When you’re in a room with David Callaghan, you know about it. He’s very tall and he’s very voluble. He’s also a more than decent comedian, so while he might look and rant like Owen Jones, he’s much jollier company. For someone who can dominate the room like he can, he has a vulnerability about him, almost as if his frantic chatter is all that’s keeping him from the abyss. Ultimately, it’s that vulnerability that comes to the fore in a set about being a non-man’s man who’s in no-man’s land with his life.
Callaghan is scared of the dark and of crowds, which are the first of his vulnerabilities you should know. The central thread in this piece involves an incident on a busy train journey when the lights failed. He theatrically plays with lights on the stage at various points, to no comedic and seemingly little narrative effect, but it does add atmosphere.
He’s also not one for macho pursuits. The other key story is how he came to be befriending two old ladies at the UK Bridge Championships instead of fully participating in his mate’s stag do. This is a sweet and very believable strand of the show. The mental image of Callaghan at a tea dance while his mates ladsladslads it up at a nightclub springs readily to mind.
For every gag that strikes as he tells these stories, another drifts tamely away, but such is the force and speed of Callaghan’s delivery that you barely register the misses. A very contrived but brilliant Simon and Garfunkel pun deserves the high five he demands from the audience; it’s not the only high five he goes for and gets either. It’s done with an endearing faux-arrogance.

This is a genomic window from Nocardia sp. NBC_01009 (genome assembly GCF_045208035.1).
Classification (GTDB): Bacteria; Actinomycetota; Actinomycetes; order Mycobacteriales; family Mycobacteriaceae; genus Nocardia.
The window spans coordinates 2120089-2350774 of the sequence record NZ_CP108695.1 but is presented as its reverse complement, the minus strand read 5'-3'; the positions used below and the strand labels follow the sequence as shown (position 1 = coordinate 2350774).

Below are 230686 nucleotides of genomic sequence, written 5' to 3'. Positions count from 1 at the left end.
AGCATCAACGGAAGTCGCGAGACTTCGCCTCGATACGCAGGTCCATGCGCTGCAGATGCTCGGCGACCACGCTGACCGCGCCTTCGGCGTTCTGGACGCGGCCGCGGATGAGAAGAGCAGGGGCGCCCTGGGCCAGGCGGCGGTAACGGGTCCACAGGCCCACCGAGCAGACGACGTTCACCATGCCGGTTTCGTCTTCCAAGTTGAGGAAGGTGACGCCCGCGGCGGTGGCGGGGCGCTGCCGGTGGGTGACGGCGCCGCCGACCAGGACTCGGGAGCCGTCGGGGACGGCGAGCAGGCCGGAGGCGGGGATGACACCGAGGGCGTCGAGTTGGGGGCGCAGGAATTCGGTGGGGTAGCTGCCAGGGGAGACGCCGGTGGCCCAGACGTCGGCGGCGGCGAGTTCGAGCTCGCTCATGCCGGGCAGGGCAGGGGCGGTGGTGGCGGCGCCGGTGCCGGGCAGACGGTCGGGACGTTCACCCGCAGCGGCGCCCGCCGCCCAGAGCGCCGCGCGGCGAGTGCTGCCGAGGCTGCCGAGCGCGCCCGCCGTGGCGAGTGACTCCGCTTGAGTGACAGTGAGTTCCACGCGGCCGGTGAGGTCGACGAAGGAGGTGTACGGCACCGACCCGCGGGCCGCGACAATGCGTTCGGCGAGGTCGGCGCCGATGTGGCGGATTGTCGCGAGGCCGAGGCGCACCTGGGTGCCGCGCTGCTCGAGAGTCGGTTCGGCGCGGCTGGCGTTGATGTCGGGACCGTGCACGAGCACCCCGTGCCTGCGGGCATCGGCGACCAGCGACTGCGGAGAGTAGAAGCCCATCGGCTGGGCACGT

A section on the caterpillar cakes to be found in the nation’s supermarkets has been meticulously prepared and is vociferously delivered. The over-thinking attention to minor details is a winning combination of Disgusted of Tunbridge Wells outrage and beta male geekiness.
But it’s the train journey story that proves to be the bedrock of the piece. Callaghan is not OK. He’s turned 30 and he’s not OK, and the moment on the train made him realise that. As sad bits go, it’s not the most powerful theme – general directionlessness – but he plays it super seriously, going full on dramatic monologue. For a second, the thought occurs that maybe there’s a twist coming, but it doesn’t materialise. He just does feel like he’s wasted his life and wants passionately to get that out there.
The imagined funeral he holds for himself (with recorded eulogy read by his priest) is therefore a better note to end on. It’s been an up-and-down set in terms of laughs, but you’ve always been rooting for him. You begin to understand why the old ladies at the bridge competition took him under their wing.